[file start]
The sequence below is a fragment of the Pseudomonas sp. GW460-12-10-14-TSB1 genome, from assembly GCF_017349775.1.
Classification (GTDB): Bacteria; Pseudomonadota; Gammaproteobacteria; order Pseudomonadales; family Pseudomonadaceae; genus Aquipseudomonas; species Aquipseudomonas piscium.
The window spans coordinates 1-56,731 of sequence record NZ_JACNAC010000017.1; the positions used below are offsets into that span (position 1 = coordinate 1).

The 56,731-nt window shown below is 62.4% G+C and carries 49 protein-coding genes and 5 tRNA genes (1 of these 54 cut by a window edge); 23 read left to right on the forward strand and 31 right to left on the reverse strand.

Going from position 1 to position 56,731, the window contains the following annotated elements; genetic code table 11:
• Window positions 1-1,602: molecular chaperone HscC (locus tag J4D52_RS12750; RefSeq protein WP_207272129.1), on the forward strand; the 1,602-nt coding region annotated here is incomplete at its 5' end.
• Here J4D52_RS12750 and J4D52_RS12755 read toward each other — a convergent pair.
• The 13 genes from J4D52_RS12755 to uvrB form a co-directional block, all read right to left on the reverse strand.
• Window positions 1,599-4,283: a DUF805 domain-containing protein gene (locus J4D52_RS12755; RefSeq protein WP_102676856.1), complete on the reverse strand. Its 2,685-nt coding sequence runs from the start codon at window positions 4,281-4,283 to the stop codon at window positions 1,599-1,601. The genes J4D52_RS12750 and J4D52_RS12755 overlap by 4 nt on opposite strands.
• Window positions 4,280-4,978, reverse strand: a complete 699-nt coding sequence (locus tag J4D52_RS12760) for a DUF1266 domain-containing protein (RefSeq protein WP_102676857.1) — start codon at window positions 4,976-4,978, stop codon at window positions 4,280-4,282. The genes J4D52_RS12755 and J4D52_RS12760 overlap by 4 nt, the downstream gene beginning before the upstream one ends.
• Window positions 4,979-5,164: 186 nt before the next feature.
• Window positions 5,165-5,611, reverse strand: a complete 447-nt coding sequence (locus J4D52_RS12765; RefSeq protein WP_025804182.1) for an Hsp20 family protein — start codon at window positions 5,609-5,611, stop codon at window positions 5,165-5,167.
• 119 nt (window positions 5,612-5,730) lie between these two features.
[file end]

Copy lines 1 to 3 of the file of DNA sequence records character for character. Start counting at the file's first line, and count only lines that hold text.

The sequence below is a fragment of the Pseudomonas sp. GW460-12-10-14-TSB1 genome, from assembly GCF_017349775.1.
Classification (GTDB): Bacteria; Pseudomonadota; Gammaproteobacteria; order Pseudomonadales; family Pseudomonadaceae; genus Aquipseudomonas; species Aquipseudomonas piscium.
The window spans coordinates 1-56,731 of sequence record NZ_JACNAC010000017.1; the positions used below are offsets into that span (position 1 = coordinate 1).